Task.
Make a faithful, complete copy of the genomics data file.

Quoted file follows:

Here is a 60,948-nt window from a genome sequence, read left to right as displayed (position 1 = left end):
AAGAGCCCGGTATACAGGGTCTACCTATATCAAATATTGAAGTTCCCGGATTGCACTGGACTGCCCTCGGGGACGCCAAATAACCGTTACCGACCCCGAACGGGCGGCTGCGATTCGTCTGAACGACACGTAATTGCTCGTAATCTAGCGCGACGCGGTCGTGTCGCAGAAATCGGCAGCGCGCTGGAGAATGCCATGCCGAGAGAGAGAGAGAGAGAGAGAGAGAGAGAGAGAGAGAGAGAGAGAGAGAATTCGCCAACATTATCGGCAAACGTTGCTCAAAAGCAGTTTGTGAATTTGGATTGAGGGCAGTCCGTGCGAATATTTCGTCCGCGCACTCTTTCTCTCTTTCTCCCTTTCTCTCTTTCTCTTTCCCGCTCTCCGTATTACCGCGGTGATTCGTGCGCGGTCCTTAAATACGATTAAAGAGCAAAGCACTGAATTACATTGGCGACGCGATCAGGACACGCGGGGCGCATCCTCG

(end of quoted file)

Here is a 60,948-nt window from a genome sequence, read left to right as displayed (position 1 = left end):
AAGAGCCCGGTATACAGGGTCTACCTATATCAAATATTGAAGTTCCCGGATTGCACTGGACTGCCCTCGGGGACGCCAAATAACCGTTACCGACCCCGAACGGGCGGCTGCGATTCGTCTGAACGACACGTAATTGCTCGTAATCTAGCGCGACGCGGTCGTGTCGCAGAAATCGGCAGCGCGCTGGAGAATGCCATGCCGAGAGAGAGAGAGAGAGAGAGAGAGAGAGAGAGAGAGAGAGAGAGAGAGAATTCGCCAACATTATCGGCAAACGTTGCTCAAAAGCAGTTTGTGAATTTGGATTGAGGGCAGTCCGTGCGAATATTTCGTCCGCGCACTCTTTCTCTCTTTCTCCCTTTCTCTCTTTCTCTTTCCCGCTCTCCGTATTACCGCGGTGATTCGTGCGCGGTCCTTAAATACGATTAAAGAGCAAAGCACTGAATTACATTGGCGACGCGATCAGGACACGCGGGGCGCATCCTCG